November 2016

Fishing Life Lesson #1: The Benefit of Hard Work

If you’ve been fishing long enough, you probably already know you can learn some serious life lessons while spending time with those slimy little creatures (no, I’m not talking about your fishing buddies).

And one of the first lessons that fishing probably can ever teach you is: If you want something, you have to work for it.

You can’t just stand on the side of the lake and expect fish to jump into your open arms. (I know fish don’t seem that smart, but even they have some standards.)

If you really want to catch some fish, you’ve got to at least get out your fishing pole and stick it in the water.

Putting a Gimmie lure on said pole could also help you catch even more fish. (Just saying.)

Anyways, I think you get my drift.

The more effort, time, and work you put into fishing, the more fish you’ll get.

Why do you think professional fishermen are so good at fishing?

It’s because they spent years perfecting their technique, studying all kinds of fish, and practicing over and over again until the fish just seemed to swim up to them whenever they willed it.

The same goes for everything else in life.

If you want the world to hand over something to you (for example, fish), then you’ve got to give something in return (fishing).

So, put on those big boy and girl pants, and fish on!

Because whether or not you can see it now, one day you will reap what you sow.

 

Happy fishing!

From: The Gimmie Family

Gimmie Freedom

In the midst of so much change in our country, it’s easy to forget just how blessed we truly are.

We are free to live our dreams.

We are free to say what we want despite how it affects others.

We are free to vote.

And in honor of the Thanksgiving season and all of the blessings that we, as Americans, are given by God, I think it’s high time that we slow down to show a little gratitude.

First of all, the Gimmie Family would like to thank God for blessing our country against great odds.

Thank you to all of the presidents throughout the generations that have sacrificed their own lives and safety for the sake of the United States and the people within it.

Thank you to our brand new president, for having the courage to accept a role of leadership that most of us wouldn’t have the strength to uphold.

And we here at Gimmie Lure Co. would like to take an extra moment to especially thank our veterans who have served our country so valiantly.

YOU are the reason that we are free, and you deserve every honor and praise that the people of the United States, citizen or not, can offer.

You, the heroes of the United States of America, will always hold a special place in the hearts of the Gimmie Family.

God bless our veterans, our heroes, and God bless America from now into the future.

Here’s to the Vets:

Happy Veteran’s Day!

Winter Fishing

As fall comes to a close and winter rolls around, the Gimmie family knows the real question that should be on everyone’s mind: CAN I STILL FISH?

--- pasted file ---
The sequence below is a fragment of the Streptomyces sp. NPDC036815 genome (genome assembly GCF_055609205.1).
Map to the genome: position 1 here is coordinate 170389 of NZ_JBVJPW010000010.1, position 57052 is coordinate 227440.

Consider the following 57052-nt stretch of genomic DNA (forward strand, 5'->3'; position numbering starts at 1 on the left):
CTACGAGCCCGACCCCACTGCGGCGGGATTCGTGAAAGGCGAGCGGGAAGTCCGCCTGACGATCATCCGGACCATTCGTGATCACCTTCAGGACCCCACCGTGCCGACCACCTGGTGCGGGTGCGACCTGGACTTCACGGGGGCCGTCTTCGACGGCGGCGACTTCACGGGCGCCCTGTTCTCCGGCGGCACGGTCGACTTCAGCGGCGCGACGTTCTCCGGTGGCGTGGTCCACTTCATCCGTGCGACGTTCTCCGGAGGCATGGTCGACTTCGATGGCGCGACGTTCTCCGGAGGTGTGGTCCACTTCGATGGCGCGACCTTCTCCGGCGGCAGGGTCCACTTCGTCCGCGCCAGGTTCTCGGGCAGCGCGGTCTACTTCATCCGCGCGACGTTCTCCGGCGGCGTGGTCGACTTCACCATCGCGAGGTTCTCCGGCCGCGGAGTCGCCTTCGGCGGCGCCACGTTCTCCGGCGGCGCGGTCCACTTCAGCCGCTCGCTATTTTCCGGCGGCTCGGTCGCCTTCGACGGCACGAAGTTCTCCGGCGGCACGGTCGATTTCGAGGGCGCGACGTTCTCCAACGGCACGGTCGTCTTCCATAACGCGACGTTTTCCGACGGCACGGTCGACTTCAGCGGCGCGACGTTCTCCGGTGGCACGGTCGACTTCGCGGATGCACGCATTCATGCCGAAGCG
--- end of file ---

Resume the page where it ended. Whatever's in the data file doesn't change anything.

And the answer is yes. Yes you can.

But, you’re going to have to change your fishing strategy.  Because, let’s face it – there’s a reason so many people think you can’t go fishing in winter.

So, without further ado – if you’d rather keep on your fishing hat instead of trading it for an orange vest this year – here’s the basic tips and tricks for fishing in winter (specifically in freshwater).

First of all, fish are cold-blooded. Plain and simple. (Don’t worry, this is the Gimmie family. We won’t be getting all “sciencey” on you.)

That pretty much means that if the water’s colder, the fish won’t be wanting to move off of their nice, comfy fish sofas any time soon.

So, if you’re trying to fish your lure like a bat straight out of the Underworld like you did in summer, chances are the fish aren’t going to want to chase it down.

In the case of winter fishing, patience is most definitely a virtue.

It can also help to use a bigger, heavier lure to help slow it down even more. A live-looking lure can also add some luck on your side since it looks like something warm to eat. (If you were cold, would you really want to eat an equally cold turkey leg?)

Shad, herring, and yearling sunfish and perch are what fish tend to eat in winter since everybody else in the lake is hibernating, so try to find a lure that looks like one of those fish as well.

And since the fish are cold-blooded, that also means that they are going to be doing everything in their tiny fish power to stay warm, which includes huddling together in the warmer parts of the water.

Find a good spot where all the bass, muskie, crappie, or even catfish are all gathered, and prepare to camp out (not literally, but you get what I’m saying).

But the most important rule of fishing in winter is to STAY SAFE.

Bundle up like a caterpillar in a cocoon and check that weather forecast! (Because rain + cold – fish = no fun.)

 

From the Gimmie Family:
Enjoy your winter, and fish on!

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